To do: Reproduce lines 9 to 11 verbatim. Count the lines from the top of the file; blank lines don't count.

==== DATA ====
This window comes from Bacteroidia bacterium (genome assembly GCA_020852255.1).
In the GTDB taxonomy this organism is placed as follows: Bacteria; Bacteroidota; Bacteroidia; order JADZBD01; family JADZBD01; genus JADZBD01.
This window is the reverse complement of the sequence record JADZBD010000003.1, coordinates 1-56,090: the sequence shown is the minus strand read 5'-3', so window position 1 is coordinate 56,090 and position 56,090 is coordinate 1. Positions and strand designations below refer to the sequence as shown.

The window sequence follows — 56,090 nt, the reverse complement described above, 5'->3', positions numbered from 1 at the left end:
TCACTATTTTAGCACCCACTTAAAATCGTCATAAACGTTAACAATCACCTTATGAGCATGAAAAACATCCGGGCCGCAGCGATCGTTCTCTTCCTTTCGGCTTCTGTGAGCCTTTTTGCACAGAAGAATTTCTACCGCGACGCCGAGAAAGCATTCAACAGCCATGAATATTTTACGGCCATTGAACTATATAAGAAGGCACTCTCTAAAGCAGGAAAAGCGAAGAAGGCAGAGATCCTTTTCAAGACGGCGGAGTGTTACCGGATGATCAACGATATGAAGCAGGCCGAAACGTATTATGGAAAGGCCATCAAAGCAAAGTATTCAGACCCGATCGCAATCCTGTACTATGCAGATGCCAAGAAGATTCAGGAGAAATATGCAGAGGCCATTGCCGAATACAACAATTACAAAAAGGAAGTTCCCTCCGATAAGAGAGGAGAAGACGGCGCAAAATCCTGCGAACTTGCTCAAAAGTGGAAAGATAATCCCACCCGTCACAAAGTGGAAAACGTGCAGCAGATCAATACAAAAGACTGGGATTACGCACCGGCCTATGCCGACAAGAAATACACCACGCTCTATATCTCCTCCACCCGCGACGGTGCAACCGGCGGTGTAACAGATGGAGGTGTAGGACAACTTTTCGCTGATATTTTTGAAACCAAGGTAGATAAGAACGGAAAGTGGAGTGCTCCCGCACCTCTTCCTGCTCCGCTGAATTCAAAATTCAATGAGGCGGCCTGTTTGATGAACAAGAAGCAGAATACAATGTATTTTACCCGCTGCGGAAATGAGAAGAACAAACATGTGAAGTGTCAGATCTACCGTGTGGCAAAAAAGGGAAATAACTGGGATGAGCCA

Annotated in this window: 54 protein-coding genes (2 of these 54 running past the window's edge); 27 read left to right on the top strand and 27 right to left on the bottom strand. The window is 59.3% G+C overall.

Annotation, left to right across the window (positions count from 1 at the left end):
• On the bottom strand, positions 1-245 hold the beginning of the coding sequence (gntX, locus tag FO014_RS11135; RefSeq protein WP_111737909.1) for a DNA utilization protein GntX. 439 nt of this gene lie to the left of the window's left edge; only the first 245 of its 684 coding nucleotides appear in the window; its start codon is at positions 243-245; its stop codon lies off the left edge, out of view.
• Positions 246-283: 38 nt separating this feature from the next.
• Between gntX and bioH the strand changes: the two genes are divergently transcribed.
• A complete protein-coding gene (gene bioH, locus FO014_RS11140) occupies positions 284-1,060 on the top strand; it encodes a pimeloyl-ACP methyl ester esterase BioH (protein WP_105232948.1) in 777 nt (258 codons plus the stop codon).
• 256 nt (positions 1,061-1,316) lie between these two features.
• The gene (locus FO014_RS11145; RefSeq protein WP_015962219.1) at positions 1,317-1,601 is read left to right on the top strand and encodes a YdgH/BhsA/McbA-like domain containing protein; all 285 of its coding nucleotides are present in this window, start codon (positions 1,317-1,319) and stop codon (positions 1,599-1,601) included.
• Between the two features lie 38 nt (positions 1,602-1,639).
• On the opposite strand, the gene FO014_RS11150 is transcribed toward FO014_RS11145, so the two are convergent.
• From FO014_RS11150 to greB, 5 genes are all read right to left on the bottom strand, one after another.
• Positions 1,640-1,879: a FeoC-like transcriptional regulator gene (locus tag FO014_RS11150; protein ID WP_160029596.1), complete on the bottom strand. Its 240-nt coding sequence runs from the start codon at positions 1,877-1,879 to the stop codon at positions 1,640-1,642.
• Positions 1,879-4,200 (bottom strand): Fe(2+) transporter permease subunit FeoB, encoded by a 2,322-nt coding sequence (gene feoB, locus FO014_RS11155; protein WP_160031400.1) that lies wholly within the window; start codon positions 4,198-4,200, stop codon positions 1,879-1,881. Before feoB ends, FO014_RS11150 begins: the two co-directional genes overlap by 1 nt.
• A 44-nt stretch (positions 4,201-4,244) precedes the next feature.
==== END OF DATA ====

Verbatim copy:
• Positions 246-283: 38 nt separating this feature from the next.
• Between gntX and bioH the strand changes: the two genes are divergently transcribed.
• A complete protein-coding gene (gene bioH, locus FO014_RS11140) occupies positions 284-1,060 on the top strand; it encodes a pimeloyl-ACP methyl ester esterase BioH (protein WP_105232948.1) in 777 nt (258 codons plus the stop codon).